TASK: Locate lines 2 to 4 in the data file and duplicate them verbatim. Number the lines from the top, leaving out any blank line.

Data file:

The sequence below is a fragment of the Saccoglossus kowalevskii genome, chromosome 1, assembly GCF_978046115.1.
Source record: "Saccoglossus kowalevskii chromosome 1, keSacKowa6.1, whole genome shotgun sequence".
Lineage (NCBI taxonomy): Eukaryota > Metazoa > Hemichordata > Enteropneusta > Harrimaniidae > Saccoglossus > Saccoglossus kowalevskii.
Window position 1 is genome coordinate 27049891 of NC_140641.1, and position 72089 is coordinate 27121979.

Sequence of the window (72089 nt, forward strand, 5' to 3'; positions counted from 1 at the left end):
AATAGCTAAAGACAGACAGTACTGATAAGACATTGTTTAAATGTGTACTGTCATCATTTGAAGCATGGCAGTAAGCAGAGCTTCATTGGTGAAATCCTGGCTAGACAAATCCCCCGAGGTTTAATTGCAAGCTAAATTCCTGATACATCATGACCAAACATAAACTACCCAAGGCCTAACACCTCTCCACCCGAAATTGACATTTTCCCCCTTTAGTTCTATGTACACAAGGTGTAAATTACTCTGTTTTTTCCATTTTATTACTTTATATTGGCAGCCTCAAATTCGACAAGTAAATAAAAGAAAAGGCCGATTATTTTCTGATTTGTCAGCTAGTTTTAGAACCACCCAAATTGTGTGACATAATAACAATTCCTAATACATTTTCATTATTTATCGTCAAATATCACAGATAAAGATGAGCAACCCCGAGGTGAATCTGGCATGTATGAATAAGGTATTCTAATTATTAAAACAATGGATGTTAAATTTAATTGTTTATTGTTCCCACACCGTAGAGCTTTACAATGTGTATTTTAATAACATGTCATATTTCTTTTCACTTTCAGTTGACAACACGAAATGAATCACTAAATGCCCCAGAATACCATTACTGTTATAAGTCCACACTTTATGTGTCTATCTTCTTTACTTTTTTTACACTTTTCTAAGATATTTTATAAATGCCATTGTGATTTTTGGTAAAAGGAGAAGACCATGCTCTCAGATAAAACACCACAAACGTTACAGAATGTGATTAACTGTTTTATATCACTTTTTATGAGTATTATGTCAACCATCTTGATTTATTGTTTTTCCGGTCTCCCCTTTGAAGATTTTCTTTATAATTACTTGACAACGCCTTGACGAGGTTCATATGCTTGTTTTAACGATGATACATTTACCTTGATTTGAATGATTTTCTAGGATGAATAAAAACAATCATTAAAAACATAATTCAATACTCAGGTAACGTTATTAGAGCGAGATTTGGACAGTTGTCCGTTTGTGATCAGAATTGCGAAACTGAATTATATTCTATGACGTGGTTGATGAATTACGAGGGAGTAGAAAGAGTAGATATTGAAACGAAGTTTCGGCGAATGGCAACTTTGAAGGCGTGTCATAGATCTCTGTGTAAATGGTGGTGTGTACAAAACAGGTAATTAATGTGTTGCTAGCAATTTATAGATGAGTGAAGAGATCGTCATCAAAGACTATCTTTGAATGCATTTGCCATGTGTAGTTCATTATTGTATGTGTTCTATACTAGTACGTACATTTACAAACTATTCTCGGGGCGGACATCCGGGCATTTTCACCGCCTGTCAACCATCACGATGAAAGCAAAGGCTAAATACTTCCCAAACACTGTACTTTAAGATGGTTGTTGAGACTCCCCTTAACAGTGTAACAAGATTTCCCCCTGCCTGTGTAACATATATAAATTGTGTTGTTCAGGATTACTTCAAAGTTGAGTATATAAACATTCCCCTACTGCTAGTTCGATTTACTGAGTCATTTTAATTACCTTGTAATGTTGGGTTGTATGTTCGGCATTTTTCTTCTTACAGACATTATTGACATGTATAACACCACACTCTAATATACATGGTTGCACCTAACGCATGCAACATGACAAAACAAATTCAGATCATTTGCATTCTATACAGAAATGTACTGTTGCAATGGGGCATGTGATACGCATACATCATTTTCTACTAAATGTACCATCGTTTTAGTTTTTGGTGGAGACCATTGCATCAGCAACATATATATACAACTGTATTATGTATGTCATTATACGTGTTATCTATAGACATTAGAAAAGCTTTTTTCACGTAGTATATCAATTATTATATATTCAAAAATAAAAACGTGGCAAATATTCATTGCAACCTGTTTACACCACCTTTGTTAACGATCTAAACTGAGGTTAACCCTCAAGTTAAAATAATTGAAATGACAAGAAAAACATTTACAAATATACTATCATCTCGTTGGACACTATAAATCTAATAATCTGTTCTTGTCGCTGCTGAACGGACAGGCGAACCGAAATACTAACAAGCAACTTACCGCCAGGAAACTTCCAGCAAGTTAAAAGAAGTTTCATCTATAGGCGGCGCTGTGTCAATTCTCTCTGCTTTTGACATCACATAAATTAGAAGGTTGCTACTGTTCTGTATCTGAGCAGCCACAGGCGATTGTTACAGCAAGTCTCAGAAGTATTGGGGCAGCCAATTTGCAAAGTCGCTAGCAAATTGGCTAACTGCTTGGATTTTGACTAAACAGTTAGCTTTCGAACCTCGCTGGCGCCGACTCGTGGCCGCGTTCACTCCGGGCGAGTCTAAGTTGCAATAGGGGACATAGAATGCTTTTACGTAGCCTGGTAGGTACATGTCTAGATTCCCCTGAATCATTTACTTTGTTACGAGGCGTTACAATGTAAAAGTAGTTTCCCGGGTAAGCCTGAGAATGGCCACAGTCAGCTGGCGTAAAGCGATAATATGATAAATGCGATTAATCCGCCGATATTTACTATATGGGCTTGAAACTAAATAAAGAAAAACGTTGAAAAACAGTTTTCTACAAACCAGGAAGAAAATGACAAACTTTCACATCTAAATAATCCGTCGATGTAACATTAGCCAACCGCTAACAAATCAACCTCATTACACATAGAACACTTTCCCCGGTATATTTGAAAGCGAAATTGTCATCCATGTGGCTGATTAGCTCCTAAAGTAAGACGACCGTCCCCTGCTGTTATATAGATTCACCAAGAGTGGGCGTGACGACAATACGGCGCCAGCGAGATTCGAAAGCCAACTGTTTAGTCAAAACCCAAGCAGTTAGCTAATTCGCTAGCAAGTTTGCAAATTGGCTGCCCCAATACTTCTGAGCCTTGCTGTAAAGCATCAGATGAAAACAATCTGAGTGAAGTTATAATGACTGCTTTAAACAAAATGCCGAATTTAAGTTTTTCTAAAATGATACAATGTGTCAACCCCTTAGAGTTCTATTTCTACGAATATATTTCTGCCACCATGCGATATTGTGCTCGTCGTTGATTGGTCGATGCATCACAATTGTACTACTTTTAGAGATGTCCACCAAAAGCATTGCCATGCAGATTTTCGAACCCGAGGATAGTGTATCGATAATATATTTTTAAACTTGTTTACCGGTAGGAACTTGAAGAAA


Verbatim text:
Source record: "Saccoglossus kowalevskii chromosome 1, keSacKowa6.1, whole genome shotgun sequence".
Lineage (NCBI taxonomy): Eukaryota > Metazoa > Hemichordata > Enteropneusta > Harrimaniidae > Saccoglossus > Saccoglossus kowalevskii.
Window position 1 is genome coordinate 27049891 of NC_140641.1, and position 72089 is coordinate 27121979.